John Backus, a programming language designer at IBM, proposed a metalanguage of “metalinguistic formulas” to describe the syntax of the new programming language IAL, known today as ALGOL 58 (1959). His notation was first used in the ALGOL 60 report.

BNF is a notation for Chomsky’s context-free grammars. Apparently, Backus was familiar with Chomsky’s work.

Further development of ALGOL led to ALGOL 60. In the committee’s 1963 report, Peter Naur called Backus’s notation Backus normal form. Donald Knuth argued that BNF should rather be read as Backus–Naur form, as it is “not a normal form in the conventional sense”, BNF is described by Peter Naur in the ALGOL 60 report as metalinguistic formula.

The Backus-Naur Form (BNF) is a convenient means for writing down the grammar of a context-free language. Niklaus Wirth’s Extended Backus-Naur Form (EBNF) adds the regular expression syntax of regular languages to the BNF notatation, in order to allow very compact specifications. Context-free grammars are frequently used to specify programming languages, operating system commands, and other types of computer input. Numerous variants of BNF and EBNF have been introduced and practically every compiler-design textbook and programming-language standard defines its own version. While a BNF notation can be specified in a few sentences, the proper definition of EBNF requires a little bit more explanation, and therefore frequently only BNF is used although the result is much less readable.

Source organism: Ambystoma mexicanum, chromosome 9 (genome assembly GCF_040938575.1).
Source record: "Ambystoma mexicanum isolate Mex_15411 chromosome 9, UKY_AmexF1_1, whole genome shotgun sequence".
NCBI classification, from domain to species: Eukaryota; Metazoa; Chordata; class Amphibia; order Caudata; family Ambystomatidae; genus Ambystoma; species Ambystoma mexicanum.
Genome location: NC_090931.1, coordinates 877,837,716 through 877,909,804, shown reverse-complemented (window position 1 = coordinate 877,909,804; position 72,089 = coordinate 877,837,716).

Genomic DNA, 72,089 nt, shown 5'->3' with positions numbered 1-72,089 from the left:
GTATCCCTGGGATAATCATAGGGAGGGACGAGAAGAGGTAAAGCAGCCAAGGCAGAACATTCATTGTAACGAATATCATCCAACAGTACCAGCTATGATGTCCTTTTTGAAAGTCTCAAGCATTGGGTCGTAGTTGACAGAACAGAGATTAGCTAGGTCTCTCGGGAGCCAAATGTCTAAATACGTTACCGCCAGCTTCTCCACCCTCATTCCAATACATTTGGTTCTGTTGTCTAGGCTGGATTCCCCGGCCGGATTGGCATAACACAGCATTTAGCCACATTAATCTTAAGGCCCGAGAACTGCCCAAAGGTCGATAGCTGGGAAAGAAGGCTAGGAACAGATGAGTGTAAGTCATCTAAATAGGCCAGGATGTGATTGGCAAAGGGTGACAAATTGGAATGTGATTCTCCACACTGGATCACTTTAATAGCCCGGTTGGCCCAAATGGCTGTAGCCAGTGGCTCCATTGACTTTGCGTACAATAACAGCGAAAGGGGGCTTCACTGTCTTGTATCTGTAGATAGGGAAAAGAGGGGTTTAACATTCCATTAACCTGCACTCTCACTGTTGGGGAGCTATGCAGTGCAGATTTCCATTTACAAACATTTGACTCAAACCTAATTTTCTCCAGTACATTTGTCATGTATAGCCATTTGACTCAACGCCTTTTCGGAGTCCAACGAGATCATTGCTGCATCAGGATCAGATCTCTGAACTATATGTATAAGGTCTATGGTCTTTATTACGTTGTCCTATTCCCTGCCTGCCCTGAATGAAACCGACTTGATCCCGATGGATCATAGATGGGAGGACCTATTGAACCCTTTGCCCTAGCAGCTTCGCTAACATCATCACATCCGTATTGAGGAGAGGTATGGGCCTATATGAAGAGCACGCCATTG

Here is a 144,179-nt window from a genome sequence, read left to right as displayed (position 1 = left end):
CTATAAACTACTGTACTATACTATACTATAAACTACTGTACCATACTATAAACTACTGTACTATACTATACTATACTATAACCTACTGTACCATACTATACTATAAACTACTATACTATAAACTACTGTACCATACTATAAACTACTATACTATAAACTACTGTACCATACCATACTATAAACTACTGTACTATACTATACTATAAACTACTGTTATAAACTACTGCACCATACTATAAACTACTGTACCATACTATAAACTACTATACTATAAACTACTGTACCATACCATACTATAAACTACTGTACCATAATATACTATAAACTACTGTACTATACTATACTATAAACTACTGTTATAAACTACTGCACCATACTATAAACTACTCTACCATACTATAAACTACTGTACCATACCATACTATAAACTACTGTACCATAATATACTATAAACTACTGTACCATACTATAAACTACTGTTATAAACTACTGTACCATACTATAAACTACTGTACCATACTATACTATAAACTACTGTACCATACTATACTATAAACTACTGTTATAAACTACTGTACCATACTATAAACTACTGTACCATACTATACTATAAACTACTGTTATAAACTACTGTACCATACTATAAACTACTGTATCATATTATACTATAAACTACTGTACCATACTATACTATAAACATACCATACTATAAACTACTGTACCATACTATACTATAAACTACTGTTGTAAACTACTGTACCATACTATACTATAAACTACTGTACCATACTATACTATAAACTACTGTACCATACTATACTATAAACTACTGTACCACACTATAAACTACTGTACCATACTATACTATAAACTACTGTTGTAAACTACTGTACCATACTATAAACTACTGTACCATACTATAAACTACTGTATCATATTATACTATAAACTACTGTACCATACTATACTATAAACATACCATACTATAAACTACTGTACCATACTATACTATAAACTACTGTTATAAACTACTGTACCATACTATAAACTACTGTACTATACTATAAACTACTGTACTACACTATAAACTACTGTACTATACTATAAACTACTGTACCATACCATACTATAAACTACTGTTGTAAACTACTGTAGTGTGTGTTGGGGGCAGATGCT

Wirth syntax notation (WSN) is a metasyntax, that is, a formal way to describe formal languages. Originally proposed by Niklaus Wirth in 1977 as an alternative to Backus–Naur form (BNF). It has several advantages over BNF in that it contains an explicit iteration construct, and it avoids the use of an explicit symbol for the empty string (such as

WSN has been used in several international standards, starting with ISO 10303-21

The ISO 14977 standard finally defines a common uniform precise EBNF syntax, such that not every textbook and standard has to define its own BNF flavour, but can easily reference a comprehensive standard EBNF form.

**Documents**

J.W. Backus Syntax and_Semantics of the Proposed_International Algebraic Language

Revised Report on the Algorithmic Language Algol 60

What can we do about the Unnecessary Diversity of Notation for Syntactic Definitions?, Wirth, 1977

Wirth syntax notation – Wikipedia

ISO- 14977 paper

s026153_ISO_IEC_14977_1996(E) standard

BNF WAS HERE: Vadim Zaytsev